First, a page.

Egyptian civilization is most famous today for its mortuary arts, made iconic through such artifacts as the Book of the Dead, the sarcophagi of the pharaohs, and of course the great pyramids. Ma’at held a central place in the Egyptian perception of death as well as life. The dead were included in the community of ma’at alongside the living. As Daniel Ullucci in The Christian Rejection of Animal Sacrifice explains, ancient sacrifices to gods or the departed should be understood as projecting the social web of reciprocity via ritual “into the superhuman realm. Sacrifice posits that superhuman beings exist and can participate in reciprocal exchange in a manner essentially similar to that of other humans.” Or as Assmann expresses it, “Obdurate egotism and covetousness might tear at the fabric of this network [of ma’at], but not death.” The mutual dependence represented in ma’at was ultimately cosmic, incorporating the deities and the celestial powers. Those wronged in human courts or institutions could appeal to the heavens to uphold their cause—prayers to the sun-god Ra to that effect have come down to us.
This understanding of justice may have its weaknesses. Assmann observes that it was repeatedly coopted by the pharaonic state to demand loyalty as central administrator of ma’at. But there is something attractive and valuable in what Assmann describes as a “constellational” understanding of personhood. The individual is not left autonomous nor subsumed entirely into a social body, but is rather enabled to develop as an individual precisely insofar as it is embedded in a larger, interconnected and interdependent whole.
St. Thomas Aquinas, building on Aristotle, offered Catholic civilization and the Western legal tradition a definition of the virtue of justice that was also firmly relational. Aquinas saw general justice as ordering virtuous behavior to the good of the community. Particular justice extends to how we treat our individual neighbors. Commutative justice prevails when we engage in fair exchange with them. Distributive justice prevails when goods and responsibilities are allocated across the community in due proportion to standing or deserts.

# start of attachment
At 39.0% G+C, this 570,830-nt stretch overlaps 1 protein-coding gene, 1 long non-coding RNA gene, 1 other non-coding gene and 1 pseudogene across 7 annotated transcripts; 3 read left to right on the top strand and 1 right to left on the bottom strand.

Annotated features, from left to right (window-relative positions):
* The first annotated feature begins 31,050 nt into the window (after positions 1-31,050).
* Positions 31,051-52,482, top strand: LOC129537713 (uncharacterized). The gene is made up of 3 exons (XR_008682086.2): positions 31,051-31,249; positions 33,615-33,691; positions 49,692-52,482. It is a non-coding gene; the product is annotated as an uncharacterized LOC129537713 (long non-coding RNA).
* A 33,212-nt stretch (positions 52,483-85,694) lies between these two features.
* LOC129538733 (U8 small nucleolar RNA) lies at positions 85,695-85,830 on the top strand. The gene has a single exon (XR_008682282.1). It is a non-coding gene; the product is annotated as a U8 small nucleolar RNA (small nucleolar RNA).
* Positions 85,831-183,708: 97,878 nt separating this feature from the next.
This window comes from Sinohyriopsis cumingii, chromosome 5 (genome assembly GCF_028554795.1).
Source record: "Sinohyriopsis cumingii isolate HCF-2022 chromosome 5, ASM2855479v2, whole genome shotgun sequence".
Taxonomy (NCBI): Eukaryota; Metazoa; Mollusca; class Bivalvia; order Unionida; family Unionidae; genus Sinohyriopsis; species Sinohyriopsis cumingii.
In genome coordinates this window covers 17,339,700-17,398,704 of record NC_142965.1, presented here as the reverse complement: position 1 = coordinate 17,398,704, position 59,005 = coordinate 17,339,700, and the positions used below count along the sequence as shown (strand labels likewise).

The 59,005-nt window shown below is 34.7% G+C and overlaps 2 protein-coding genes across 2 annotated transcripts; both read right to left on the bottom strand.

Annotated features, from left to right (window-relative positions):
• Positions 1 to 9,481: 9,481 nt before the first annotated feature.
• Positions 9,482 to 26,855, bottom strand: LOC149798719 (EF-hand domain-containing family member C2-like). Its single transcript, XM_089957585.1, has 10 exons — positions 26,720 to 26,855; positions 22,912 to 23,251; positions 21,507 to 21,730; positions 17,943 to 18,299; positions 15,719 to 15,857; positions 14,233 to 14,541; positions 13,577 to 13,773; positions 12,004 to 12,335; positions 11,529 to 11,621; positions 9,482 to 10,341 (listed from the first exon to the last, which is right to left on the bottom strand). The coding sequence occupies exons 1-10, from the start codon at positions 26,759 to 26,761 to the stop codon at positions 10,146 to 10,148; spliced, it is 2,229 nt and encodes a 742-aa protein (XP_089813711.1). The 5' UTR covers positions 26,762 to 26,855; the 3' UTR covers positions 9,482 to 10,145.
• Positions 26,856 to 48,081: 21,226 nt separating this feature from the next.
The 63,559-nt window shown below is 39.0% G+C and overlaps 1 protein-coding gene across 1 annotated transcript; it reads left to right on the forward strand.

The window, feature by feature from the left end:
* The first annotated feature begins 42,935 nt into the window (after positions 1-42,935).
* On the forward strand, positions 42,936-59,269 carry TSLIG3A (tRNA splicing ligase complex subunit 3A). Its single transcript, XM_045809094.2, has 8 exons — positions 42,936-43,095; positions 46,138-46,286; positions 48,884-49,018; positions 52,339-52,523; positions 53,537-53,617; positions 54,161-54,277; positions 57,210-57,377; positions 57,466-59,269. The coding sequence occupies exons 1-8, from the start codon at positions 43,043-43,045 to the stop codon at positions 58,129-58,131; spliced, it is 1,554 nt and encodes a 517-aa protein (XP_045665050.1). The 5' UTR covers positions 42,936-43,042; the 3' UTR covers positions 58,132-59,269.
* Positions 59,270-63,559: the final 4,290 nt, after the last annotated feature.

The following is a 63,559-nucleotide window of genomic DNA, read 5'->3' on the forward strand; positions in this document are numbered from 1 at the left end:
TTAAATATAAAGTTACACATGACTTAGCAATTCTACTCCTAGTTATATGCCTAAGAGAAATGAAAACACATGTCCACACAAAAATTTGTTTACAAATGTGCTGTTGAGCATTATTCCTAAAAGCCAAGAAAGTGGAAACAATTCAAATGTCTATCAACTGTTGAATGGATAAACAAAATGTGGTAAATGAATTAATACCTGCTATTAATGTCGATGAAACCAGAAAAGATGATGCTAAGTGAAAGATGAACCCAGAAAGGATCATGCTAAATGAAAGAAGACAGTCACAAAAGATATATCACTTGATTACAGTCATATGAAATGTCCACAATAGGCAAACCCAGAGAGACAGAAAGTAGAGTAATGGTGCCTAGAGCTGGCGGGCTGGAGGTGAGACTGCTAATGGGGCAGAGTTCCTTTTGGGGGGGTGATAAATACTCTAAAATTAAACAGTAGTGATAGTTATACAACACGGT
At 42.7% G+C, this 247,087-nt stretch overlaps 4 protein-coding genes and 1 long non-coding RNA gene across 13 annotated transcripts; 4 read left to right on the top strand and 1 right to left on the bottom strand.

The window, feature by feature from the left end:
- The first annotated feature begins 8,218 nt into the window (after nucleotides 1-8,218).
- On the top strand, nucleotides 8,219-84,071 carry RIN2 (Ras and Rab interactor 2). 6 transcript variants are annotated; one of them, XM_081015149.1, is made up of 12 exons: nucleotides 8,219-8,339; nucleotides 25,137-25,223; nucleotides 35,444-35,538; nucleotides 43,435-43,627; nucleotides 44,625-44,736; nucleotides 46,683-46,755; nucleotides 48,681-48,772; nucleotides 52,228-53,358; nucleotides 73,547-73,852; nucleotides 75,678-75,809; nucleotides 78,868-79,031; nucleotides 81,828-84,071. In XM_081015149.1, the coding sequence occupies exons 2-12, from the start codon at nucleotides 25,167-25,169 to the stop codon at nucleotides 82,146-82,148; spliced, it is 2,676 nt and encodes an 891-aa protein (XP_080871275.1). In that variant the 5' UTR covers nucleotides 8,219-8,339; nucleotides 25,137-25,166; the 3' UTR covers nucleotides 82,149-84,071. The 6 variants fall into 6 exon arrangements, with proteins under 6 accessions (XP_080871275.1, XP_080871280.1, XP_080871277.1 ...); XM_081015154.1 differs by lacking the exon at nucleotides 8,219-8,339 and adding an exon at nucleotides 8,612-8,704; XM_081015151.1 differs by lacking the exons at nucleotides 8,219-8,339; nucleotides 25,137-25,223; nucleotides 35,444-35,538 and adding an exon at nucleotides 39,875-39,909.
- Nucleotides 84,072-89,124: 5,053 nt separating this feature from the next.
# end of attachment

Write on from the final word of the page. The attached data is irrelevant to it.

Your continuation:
The tradition developed by Aquinas gives us a robust framework to think about justice. But I appreciate how ma’at, in Assmann’s telling, is oriented toward knitting together deed and requital, heaven and earth, person and person. It invites us to think of justice as a matter of linking one’s own self and interests with those of one’s neighbor and environment, integrating into a cosmic web that feeds our own capacities for fulfillment. It offers our imaginations a powerful vision of what a just community should be, one that has special relevance in times such as these, as a fraying social fabric and a growing inability to see into the lives of our neighbors feeds political polarization and obscures our ability to conceive of the common good.
A ma’at-flavored education will not nurture the egotistical fantasies of hyper-individualism, but help students rather to recognize their place within and duties to the life-sustaining social and natural order. That is to say, a just education cultivates gratitude. But this need not be unreflective and conformist; gratitude can coexist with a recognition of where the social order fails, with criticism, and with reform. The Egyptian inclusion of the supernatural in ma’at may remind us, as the Hebrew scriptures do so often, that the divine pattern need exert itself continually against worldly unrighteousness and exploitation. The measuring rod should ever be held up to our efforts, individually and as a community, as the “Eloquent Peasant” of what is perhaps ancient Egypt’s most famous literary text held it up to his social superiors:
“Punish theft and protect the poor! Don’t become a flood against the suppliant! Beware of the approach of eternity. Desire to last, as is said: ‘Doing justice [ma’at] is breath for the nose….’ Speak justice and do justice! For it is mighty, it is great, it is enduring, one will find its trustworthiness, it will lead to blessedness.”